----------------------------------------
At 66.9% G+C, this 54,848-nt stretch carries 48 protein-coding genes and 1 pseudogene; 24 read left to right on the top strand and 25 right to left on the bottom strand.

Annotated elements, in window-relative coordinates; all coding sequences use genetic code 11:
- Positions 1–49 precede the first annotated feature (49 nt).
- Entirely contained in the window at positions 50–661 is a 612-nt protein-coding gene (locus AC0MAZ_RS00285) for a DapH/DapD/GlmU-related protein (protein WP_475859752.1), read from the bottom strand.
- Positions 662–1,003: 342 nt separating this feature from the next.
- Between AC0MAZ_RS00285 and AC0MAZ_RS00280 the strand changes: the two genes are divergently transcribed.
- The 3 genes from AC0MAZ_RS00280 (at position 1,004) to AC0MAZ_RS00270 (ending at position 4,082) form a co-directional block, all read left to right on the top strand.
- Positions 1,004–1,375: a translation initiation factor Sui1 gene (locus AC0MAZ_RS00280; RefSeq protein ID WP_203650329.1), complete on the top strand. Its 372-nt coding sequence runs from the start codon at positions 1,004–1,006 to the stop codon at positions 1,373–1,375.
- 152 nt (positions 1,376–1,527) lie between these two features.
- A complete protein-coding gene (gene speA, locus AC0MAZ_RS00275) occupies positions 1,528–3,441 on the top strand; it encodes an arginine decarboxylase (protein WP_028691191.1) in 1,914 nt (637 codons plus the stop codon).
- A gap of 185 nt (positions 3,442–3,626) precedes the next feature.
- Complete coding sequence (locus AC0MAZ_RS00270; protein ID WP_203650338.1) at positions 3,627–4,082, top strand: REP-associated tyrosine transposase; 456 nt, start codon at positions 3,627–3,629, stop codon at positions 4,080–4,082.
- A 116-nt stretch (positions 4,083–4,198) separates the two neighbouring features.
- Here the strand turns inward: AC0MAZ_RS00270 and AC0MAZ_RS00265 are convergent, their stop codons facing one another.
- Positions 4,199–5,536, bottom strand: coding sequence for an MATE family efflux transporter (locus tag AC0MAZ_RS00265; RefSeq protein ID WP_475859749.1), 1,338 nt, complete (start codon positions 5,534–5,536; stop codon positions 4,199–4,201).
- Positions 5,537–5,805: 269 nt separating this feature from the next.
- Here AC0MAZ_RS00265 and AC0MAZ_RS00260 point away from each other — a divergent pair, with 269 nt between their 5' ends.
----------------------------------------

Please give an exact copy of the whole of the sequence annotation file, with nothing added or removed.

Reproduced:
At 66.9% G+C, this 54,848-nt stretch carries 48 protein-coding genes and 1 pseudogene; 24 read left to right on the top strand and 25 right to left on the bottom strand.

Annotated elements, in window-relative coordinates; all coding sequences use genetic code 11:
- Positions 1–49 precede the first annotated feature (49 nt).
- Entirely contained in the window at positions 50–661 is a 612-nt protein-coding gene (locus AC0MAZ_RS00285) for a DapH/DapD/GlmU-related protein (protein WP_475859752.1), read from the bottom strand.
- Positions 662–1,003: 342 nt separating this feature from the next.
- Between AC0MAZ_RS00285 and AC0MAZ_RS00280 the strand changes: the two genes are divergently transcribed.
- The 3 genes from AC0MAZ_RS00280 (at position 1,004) to AC0MAZ_RS00270 (ending at position 4,082) form a co-directional block, all read left to right on the top strand.
- Positions 1,004–1,375: a translation initiation factor Sui1 gene (locus AC0MAZ_RS00280; RefSeq protein ID WP_203650329.1), complete on the top strand. Its 372-nt coding sequence runs from the start codon at positions 1,004–1,006 to the stop codon at positions 1,373–1,375.
- 152 nt (positions 1,376–1,527) lie between these two features.
- A complete protein-coding gene (gene speA, locus AC0MAZ_RS00275) occupies positions 1,528–3,441 on the top strand; it encodes an arginine decarboxylase (protein WP_028691191.1) in 1,914 nt (637 codons plus the stop codon).
- A gap of 185 nt (positions 3,442–3,626) precedes the next feature.
- Complete coding sequence (locus AC0MAZ_RS00270; protein ID WP_203650338.1) at positions 3,627–4,082, top strand: REP-associated tyrosine transposase; 456 nt, start codon at positions 3,627–3,629, stop codon at positions 4,080–4,082.
- A 116-nt stretch (positions 4,083–4,198) separates the two neighbouring features.
- Here the strand turns inward: AC0MAZ_RS00270 and AC0MAZ_RS00265 are convergent, their stop codons facing one another.
- Positions 4,199–5,536, bottom strand: coding sequence for an MATE family efflux transporter (locus tag AC0MAZ_RS00265; RefSeq protein ID WP_475859749.1), 1,338 nt, complete (start codon positions 5,534–5,536; stop codon positions 4,199–4,201).
- Positions 5,537–5,805: 269 nt separating this feature from the next.
- Here AC0MAZ_RS00265 and AC0MAZ_RS00260 point away from each other — a divergent pair, with 269 nt between their 5' ends.